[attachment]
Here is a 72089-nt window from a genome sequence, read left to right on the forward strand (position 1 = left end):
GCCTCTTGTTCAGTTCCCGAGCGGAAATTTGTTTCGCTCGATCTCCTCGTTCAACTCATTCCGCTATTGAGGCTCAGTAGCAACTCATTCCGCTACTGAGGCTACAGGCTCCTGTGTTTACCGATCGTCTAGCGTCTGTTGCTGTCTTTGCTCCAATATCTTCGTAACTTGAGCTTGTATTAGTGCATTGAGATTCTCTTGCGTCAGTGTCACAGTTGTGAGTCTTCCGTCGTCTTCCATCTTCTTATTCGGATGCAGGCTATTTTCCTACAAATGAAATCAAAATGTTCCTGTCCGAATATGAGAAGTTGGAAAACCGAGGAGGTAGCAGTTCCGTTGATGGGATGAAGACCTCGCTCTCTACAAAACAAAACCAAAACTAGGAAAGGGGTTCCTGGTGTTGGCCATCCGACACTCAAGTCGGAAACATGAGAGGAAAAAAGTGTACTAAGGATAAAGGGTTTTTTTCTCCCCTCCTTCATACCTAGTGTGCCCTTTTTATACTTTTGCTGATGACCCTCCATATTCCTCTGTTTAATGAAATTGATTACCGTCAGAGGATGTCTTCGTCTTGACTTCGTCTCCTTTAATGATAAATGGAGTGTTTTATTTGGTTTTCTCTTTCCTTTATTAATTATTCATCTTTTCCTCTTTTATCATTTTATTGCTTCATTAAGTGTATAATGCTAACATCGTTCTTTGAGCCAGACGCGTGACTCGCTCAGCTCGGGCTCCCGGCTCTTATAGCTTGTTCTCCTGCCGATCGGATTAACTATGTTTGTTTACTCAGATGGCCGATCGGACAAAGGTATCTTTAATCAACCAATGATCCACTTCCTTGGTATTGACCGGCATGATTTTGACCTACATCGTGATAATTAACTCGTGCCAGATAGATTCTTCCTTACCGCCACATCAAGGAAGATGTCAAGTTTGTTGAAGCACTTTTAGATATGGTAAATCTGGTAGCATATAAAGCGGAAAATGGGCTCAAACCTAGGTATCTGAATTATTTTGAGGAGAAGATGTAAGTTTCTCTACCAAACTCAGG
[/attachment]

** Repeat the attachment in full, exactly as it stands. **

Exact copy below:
Here is a 72089-nt window from a genome sequence, read left to right on the forward strand (position 1 = left end):
GCCTCTTGTTCAGTTCCCGAGCGGAAATTTGTTTCGCTCGATCTCCTCGTTCAACTCATTCCGCTATTGAGGCTCAGTAGCAACTCATTCCGCTACTGAGGCTACAGGCTCCTGTGTTTACCGATCGTCTAGCGTCTGTTGCTGTCTTTGCTCCAATATCTTCGTAACTTGAGCTTGTATTAGTGCATTGAGATTCTCTTGCGTCAGTGTCACAGTTGTGAGTCTTCCGTCGTCTTCCATCTTCTTATTCGGATGCAGGCTATTTTCCTACAAATGAAATCAAAATGTTCCTGTCCGAATATGAGAAGTTGGAAAACCGAGGAGGTAGCAGTTCCGTTGATGGGATGAAGACCTCGCTCTCTACAAAACAAAACCAAAACTAGGAAAGGGGTTCCTGGTGTTGGCCATCCGACACTCAAGTCGGAAACATGAGAGGAAAAAAGTGTACTAAGGATAAAGGGTTTTTTTCTCCCCTCCTTCATACCTAGTGTGCCCTTTTTATACTTTTGCTGATGACCCTCCATATTCCTCTGTTTAATGAAATTGATTACCGTCAGAGGATGTCTTCGTCTTGACTTCGTCTCCTTTAATGATAAATGGAGTGTTTTATTTGGTTTTCTCTTTCCTTTATTAATTATTCATCTTTTCCTCTTTTATCATTTTATTGCTTCATTAAGTGTATAATGCTAACATCGTTCTTTGAGCCAGACGCGTGACTCGCTCAGCTCGGGCTCCCGGCTCTTATAGCTTGTTCTCCTGCCGATCGGATTAACTATGTTTGTTTACTCAGATGGCCGATCGGACAAAGGTATCTTTAATCAACCAATGATCCACTTCCTTGGTATTGACCGGCATGATTTTGACCTACATCGTGATAATTAACTCGTGCCAGATAGATTCTTCCTTACCGCCACATCAAGGAAGATGTCAAGTTTGTTGAAGCACTTTTAGATATGGTAAATCTGGTAGCATATAAAGCGGAAAATGGGCTCAAACCTAGGTATCTGAATTATTTTGAGGAGAAGATGTAAGTTTCTCTACCAAACTCAGG